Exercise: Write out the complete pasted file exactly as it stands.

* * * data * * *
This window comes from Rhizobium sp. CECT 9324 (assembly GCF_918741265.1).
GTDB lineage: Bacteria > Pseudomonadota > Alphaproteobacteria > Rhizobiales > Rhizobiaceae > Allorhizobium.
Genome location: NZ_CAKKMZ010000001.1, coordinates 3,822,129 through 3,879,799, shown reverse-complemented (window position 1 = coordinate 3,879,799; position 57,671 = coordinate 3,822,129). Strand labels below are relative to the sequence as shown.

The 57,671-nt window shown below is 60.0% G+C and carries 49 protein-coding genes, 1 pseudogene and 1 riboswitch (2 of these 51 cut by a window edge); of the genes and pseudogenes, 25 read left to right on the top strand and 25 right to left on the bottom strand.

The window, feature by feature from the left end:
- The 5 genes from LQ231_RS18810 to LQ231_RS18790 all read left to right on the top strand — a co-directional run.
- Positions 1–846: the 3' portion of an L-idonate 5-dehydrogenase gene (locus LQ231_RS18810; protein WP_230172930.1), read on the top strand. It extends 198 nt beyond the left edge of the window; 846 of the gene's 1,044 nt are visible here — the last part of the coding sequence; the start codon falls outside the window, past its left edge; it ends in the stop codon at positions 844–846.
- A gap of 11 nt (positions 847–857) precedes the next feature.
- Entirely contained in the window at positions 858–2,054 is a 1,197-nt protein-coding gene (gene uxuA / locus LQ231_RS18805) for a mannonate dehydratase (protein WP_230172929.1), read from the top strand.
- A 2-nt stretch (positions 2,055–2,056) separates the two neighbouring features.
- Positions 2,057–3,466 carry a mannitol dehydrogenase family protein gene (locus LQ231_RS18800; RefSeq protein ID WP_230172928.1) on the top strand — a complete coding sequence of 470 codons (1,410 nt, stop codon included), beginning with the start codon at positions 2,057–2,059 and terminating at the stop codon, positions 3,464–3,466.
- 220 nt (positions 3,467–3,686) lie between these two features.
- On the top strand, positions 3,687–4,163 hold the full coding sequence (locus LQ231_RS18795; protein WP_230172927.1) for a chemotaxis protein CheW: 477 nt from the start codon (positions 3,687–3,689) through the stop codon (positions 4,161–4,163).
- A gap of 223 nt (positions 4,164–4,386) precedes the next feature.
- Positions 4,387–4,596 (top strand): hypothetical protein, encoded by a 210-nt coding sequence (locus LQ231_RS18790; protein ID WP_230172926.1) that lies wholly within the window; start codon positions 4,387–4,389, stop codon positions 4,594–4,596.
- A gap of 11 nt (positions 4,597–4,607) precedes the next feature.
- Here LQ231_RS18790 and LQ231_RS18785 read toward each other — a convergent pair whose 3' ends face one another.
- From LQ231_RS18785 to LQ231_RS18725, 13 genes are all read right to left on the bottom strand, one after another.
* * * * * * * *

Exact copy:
This window comes from Rhizobium sp. CECT 9324 (assembly GCF_918741265.1).
GTDB lineage: Bacteria > Pseudomonadota > Alphaproteobacteria > Rhizobiales > Rhizobiaceae > Allorhizobium.
Genome location: NZ_CAKKMZ010000001.1, coordinates 3,822,129 through 3,879,799, shown reverse-complemented (window position 1 = coordinate 3,879,799; position 57,671 = coordinate 3,822,129). Strand labels below are relative to the sequence as shown.

The 57,671-nt window shown below is 60.0% G+C and carries 49 protein-coding genes, 1 pseudogene and 1 riboswitch (2 of these 51 cut by a window edge); of the genes and pseudogenes, 25 read left to right on the top strand and 25 right to left on the bottom strand.

The window, feature by feature from the left end:
- The 5 genes from LQ231_RS18810 to LQ231_RS18790 all read left to right on the top strand — a co-directional run.
- Positions 1–846: the 3' portion of an L-idonate 5-dehydrogenase gene (locus LQ231_RS18810; protein WP_230172930.1), read on the top strand. It extends 198 nt beyond the left edge of the window; 846 of the gene's 1,044 nt are visible here — the last part of the coding sequence; the start codon falls outside the window, past its left edge; it ends in the stop codon at positions 844–846.
- A gap of 11 nt (positions 847–857) precedes the next feature.
- Entirely contained in the window at positions 858–2,054 is a 1,197-nt protein-coding gene (gene uxuA / locus LQ231_RS18805) for a mannonate dehydratase (protein WP_230172929.1), read from the top strand.
- A 2-nt stretch (positions 2,055–2,056) separates the two neighbouring features.
- Positions 2,057–3,466 carry a mannitol dehydrogenase family protein gene (locus LQ231_RS18800; RefSeq protein ID WP_230172928.1) on the top strand — a complete coding sequence of 470 codons (1,410 nt, stop codon included), beginning with the start codon at positions 2,057–2,059 and terminating at the stop codon, positions 3,464–3,466.
- 220 nt (positions 3,467–3,686) lie between these two features.
- On the top strand, positions 3,687–4,163 hold the full coding sequence (locus LQ231_RS18795; protein WP_230172927.1) for a chemotaxis protein CheW: 477 nt from the start codon (positions 3,687–3,689) through the stop codon (positions 4,161–4,163).
- A gap of 223 nt (positions 4,164–4,386) precedes the next feature.
- Positions 4,387–4,596 (top strand): hypothetical protein, encoded by a 210-nt coding sequence (locus LQ231_RS18790; protein ID WP_230172926.1) that lies wholly within the window; start codon positions 4,387–4,389, stop codon positions 4,594–4,596.
- A gap of 11 nt (positions 4,597–4,607) precedes the next feature.
- Here LQ231_RS18790 and LQ231_RS18785 read toward each other — a convergent pair whose 3' ends face one another.
- From LQ231_RS18785 to LQ231_RS18725, 13 genes are all read right to left on the bottom strand, one after another.